Actually, if I had just one wish for non-writers (or even non-artists) who come into contact with people struggling with works of self-expression, it’s this – know how important this project is to this person. I’m not saying it’s fair, but when you’re creating something so close to you, it can’t help but be tied up in your self-esteem, and when people are dismissive or cruel or hypercritical of that, it can really hurt you somewhere deep.

But hey, I gave in, didn’t I? I made a blog, and I have all of about 18 people (I think?) following me. I promised myself when I started that I would be brutally honest with myself and my public, and never to sacrifice a genuine tone in favor of popularity, or to hide any of my numerous flaws. It’s the most respect I can give to you all, my readers, to be everything I am – and nothing I’m not.

Holy shit, what a hipster post.

Yours, antisocialmedialy,

-R.R. Buck

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Time-Skips in Writing

(Reed’s Playlist for the occasion: Time to Say Goodbye by Jeff and Casey Lee Williams)

Here’s a real whiffler for you.

I’ve been working on a project for the past few months (I think I finished the first draft last year, but the second draft is decently more hellish) and one of the things I had considered was the idea of taking what was supposed to be a full-length novel spanning two years and condense it into a 50,000-word portion of a novel spanning about a year. (And yes, I know that 50,000 words is a novel in its own right, but this is high fantasy, baby.)

One of the nice things about the rewrite is that it’s helping me establish what needs to remain in and what can be taken out. I’ve found that the book can’t – despite my earlier idea about a relentlessly paced fantasy novel – leave out certain amounts of character development and exposition; otherwise, things happen far too fast and the audience isn’t allowed to acclimate to the world.

On the other hand, I’m learning that a lot of cool little details can come out in the woodwork instead of being forced into their own chapters of exposition, which makes it feel more like the reader is discovering the world and not being lectured on it.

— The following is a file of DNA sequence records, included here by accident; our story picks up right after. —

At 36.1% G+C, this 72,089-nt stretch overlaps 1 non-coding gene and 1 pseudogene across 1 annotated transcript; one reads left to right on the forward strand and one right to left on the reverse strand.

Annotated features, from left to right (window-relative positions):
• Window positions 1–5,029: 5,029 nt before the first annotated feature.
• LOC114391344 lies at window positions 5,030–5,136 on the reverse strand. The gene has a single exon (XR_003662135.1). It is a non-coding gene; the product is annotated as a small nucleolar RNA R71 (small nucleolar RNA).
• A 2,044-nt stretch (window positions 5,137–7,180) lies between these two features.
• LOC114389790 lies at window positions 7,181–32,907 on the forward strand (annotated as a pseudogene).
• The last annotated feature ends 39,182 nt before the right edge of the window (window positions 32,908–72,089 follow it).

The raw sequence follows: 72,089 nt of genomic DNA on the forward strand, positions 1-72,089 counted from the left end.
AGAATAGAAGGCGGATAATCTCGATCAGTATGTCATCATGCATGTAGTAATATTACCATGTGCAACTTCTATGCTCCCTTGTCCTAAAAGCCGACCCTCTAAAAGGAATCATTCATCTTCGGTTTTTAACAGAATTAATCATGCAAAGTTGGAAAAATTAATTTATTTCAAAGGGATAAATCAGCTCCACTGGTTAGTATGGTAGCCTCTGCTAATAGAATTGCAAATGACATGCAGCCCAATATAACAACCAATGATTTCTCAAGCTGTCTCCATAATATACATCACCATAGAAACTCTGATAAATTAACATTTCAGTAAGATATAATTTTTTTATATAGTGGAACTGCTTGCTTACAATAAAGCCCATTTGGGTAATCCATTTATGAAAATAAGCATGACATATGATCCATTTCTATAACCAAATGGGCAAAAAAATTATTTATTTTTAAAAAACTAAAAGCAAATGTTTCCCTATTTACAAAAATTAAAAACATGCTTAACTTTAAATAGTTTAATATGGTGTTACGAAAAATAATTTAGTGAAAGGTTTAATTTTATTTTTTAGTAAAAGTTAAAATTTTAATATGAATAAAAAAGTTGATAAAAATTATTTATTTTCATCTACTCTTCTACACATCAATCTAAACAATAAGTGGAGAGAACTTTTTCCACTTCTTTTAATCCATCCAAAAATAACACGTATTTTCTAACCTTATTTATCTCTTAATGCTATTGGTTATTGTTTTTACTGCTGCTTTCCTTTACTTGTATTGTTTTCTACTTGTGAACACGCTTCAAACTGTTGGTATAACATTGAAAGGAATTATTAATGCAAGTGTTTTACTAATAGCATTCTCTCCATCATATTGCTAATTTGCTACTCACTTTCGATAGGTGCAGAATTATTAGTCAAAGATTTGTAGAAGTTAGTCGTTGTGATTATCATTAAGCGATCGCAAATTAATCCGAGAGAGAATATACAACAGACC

Let’s get to the point, shall we? In my first draft especially (but still occurring in my shorter second draft) is the problem of how to fit a year’s worth of activity into 50,000 words. When doing something like this, a writer has to balance between the mundanity of an entire year’s passage – not every moment of that year is going to be the action-packed plot-forwarding character-developing moment the audience wants to read – while still making it seem like actual time has passed and actual growth has occurred.

In other words, you can’t just skip over the whole year (too jarring), you can’t make every single chapter saturated with action and development (too improbable and exhausting), and you can’t put in too many mundane chapters (too boring).

Because my manuscript is intended to be kind of like an adult Harry Potter, I want to examine that series in the context of time skips. And let’s be honest here, the Harry Potter series is one of the best at putting an entire year into a book and making the gaps feel natural, almost imperceptible.

You have a few of those mundane chapters that still manage to accomplish moments of character development and plot forwarding – Harry, Ron, and Hermione in class talking to one another as they mix potions or practice charms, moving the story along as they discuss what to do, but also showing the daily life of a student at Hogwarts. You’re interested in what they’re talking about, but also what they’re doing in class – which makes it all the more exciting when that same spell or potion comes up later in the book, as it always seems to.